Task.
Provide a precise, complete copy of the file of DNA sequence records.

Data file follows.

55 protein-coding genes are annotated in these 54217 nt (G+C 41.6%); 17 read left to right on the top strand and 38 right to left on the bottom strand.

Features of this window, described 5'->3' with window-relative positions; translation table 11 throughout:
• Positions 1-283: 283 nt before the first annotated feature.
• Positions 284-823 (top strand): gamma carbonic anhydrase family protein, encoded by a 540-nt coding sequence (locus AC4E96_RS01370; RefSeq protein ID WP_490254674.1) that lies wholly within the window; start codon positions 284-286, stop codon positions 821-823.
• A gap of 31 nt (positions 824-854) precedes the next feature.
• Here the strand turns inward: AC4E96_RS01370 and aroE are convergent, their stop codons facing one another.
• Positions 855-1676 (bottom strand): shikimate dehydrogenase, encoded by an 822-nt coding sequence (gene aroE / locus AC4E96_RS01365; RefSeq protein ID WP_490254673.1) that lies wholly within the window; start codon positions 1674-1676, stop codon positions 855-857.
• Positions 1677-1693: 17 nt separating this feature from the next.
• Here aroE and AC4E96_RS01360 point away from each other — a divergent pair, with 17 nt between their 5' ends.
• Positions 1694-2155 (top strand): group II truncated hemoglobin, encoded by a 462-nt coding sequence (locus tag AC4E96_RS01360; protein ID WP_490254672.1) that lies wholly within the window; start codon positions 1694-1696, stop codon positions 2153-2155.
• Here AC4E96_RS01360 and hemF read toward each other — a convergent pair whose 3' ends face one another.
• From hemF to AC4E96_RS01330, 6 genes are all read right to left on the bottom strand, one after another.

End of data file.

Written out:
55 protein-coding genes are annotated in these 54217 nt (G+C 41.6%); 17 read left to right on the top strand and 38 right to left on the bottom strand.

Features of this window, described 5'->3' with window-relative positions; translation table 11 throughout:
• Positions 1-283: 283 nt before the first annotated feature.
• Positions 284-823 (top strand): gamma carbonic anhydrase family protein, encoded by a 540-nt coding sequence (locus AC4E96_RS01370; RefSeq protein ID WP_490254674.1) that lies wholly within the window; start codon positions 284-286, stop codon positions 821-823.
• A gap of 31 nt (positions 824-854) precedes the next feature.
• Here the strand turns inward: AC4E96_RS01370 and aroE are convergent, their stop codons facing one another.
• Positions 855-1676 (bottom strand): shikimate dehydrogenase, encoded by an 822-nt coding sequence (gene aroE / locus AC4E96_RS01365; RefSeq protein ID WP_490254673.1) that lies wholly within the window; start codon positions 1674-1676, stop codon positions 855-857.
• Positions 1677-1693: 17 nt separating this feature from the next.
• Here aroE and AC4E96_RS01360 point away from each other — a divergent pair, with 17 nt between their 5' ends.
• Positions 1694-2155 (top strand): group II truncated hemoglobin, encoded by a 462-nt coding sequence (locus tag AC4E96_RS01360; protein ID WP_490254672.1) that lies wholly within the window; start codon positions 1694-1696, stop codon positions 2153-2155.
• Here AC4E96_RS01360 and hemF read toward each other — a convergent pair whose 3' ends face one another.
• From hemF to AC4E96_RS01330, 6 genes are all read right to left on the bottom strand, one after another.